North Korea Launches Long-Range Rocket
2 years ago Alinta Abeer 0
The rocket took off at around 9 am Pyongyang time from the North’s west coast, according to South Korea’s defence ministry. In a state TV broadcast, a female North Korean announcer, wearing a traditional dress, said the “epochal” launch, personally ordered by leader Kim Jong-Un, had “successfully put our Earth observation satellite into orbit”. Japan’s NHK broadcaster reported that debris from the rocket was believed to have fallen about 155 miles (250km) off the south-west coast of the Korean Peninsula into the East China Sea about 14 minutes after the launch. It also showed footage of an object visible in the skies from the southern island of Okinawa that was believed to be the rocket. North Korea had labelled the planned launch as part of its space exploration programmed, but most of the world views it as a disguised ballistic missile test.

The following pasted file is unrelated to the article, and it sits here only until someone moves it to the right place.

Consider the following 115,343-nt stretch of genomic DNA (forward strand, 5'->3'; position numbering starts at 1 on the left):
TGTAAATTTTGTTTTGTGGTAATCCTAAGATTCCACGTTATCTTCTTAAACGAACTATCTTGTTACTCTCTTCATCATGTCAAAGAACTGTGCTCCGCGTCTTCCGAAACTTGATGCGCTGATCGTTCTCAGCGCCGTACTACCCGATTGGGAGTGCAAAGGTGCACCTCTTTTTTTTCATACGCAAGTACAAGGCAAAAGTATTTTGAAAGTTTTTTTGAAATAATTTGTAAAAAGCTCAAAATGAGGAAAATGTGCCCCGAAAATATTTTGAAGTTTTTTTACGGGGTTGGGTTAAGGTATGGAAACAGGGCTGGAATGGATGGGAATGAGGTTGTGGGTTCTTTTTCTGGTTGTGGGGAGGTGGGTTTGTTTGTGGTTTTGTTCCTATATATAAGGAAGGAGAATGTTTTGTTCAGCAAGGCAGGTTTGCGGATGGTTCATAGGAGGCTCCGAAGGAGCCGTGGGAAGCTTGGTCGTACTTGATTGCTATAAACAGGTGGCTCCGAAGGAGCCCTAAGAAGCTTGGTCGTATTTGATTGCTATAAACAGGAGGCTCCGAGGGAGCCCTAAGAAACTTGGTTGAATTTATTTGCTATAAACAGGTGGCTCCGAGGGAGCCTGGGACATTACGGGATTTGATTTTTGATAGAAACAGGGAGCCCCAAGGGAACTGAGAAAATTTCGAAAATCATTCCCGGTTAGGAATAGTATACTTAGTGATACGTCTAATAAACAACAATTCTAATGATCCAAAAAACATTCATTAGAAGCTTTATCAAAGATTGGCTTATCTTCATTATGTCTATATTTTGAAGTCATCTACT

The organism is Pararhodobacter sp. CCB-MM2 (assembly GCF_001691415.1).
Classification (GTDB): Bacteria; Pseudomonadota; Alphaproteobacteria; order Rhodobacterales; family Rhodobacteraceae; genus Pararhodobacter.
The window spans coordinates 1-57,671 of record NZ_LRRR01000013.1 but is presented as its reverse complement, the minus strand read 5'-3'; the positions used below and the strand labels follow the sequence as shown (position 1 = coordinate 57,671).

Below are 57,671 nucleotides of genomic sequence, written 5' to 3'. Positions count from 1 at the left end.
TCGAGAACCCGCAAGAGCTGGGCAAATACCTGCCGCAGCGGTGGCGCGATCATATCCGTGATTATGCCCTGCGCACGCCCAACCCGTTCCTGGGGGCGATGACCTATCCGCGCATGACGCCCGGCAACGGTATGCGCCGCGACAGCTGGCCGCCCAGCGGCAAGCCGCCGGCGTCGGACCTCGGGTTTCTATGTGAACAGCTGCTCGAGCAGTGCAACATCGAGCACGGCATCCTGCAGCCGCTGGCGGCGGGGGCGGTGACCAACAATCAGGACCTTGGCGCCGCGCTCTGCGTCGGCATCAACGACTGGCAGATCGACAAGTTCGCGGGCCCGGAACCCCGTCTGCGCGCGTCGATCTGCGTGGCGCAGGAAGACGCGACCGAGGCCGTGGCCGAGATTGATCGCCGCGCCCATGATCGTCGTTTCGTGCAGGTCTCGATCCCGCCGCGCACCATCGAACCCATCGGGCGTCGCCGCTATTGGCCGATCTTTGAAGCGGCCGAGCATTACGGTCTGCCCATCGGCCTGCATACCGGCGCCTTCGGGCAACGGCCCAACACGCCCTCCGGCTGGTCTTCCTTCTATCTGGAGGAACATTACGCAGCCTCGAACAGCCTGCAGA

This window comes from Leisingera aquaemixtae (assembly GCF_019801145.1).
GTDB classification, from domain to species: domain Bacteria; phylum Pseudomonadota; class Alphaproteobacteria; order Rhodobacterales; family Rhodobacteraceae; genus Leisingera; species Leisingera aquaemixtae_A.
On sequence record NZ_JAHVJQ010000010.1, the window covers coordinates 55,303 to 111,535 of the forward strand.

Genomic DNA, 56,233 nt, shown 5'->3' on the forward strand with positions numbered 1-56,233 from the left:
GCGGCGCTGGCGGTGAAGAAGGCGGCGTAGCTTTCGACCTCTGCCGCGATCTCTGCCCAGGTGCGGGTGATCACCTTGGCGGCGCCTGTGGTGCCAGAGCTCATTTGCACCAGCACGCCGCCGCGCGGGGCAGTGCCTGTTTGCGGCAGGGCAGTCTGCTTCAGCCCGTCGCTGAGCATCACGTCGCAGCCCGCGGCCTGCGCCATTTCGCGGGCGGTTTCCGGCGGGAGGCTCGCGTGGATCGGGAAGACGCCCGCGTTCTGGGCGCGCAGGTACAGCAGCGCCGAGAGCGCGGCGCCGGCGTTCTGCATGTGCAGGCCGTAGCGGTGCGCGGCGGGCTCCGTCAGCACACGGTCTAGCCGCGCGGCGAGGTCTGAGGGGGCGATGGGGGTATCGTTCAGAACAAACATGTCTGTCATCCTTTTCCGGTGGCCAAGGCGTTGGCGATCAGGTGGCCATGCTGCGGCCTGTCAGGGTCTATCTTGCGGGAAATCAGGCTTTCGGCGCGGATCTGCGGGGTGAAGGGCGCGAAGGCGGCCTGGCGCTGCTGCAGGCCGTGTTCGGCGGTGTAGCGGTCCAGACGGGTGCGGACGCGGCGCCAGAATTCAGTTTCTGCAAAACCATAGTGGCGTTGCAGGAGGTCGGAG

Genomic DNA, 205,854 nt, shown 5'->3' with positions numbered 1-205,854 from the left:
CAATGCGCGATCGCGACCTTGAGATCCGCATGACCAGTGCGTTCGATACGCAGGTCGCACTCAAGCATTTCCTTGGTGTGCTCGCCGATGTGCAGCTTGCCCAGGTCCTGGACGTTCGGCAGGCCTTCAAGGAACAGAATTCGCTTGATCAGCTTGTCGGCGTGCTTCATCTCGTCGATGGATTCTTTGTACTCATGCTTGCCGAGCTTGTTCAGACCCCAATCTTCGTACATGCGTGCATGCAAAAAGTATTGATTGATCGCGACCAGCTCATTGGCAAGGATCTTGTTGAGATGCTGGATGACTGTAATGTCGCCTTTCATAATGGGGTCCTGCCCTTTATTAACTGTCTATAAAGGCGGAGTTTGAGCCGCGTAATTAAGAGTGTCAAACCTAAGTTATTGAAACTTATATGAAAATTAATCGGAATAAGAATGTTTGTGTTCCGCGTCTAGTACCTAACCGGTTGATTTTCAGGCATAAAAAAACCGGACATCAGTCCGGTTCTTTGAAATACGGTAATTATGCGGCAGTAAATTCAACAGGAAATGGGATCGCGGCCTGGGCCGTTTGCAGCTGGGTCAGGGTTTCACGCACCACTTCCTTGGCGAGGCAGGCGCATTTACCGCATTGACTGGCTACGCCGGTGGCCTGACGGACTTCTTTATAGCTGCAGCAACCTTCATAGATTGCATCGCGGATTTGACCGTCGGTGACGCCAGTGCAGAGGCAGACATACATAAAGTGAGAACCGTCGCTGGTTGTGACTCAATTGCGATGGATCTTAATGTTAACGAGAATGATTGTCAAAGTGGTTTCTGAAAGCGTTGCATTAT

The UN Security Committee prohibits North Korea from atomic and ballistic missile activity. Both US Secretary of State John Kerry and Japanese Prime Minister Shinzo Abe condemned the launch as “a violation” of UN Security Council resolutions. Mr Kerry said it was the second time in just over a month that North Korea has chosen to conduct “a major provocation, threatening not only the security of the Korean Peninsula but that of the region and the United States as well”. South Korean President Park Geun-Hye urged the UN to “take strong punitive measures quickly”. The US, Japan, and South Korea have requested an emergency meeting of the Security Council to discuss the North’s actions and whether to push for more stringent sanctions. But journalist Alex Jensen, in the South Korean capital Seoul, told Sky News that North Korea was already one of the most sanctioned countries in the world. He said: “At the UN Security Council, China North Korea’s ally has veto-wielding power. But even if China were again to adopt sanctions on North Korea many observers say that officials in Beijing would turn a blind eye and let these sanctions be averted there is no sign Beijing would be willing to cut off Pyongyang.”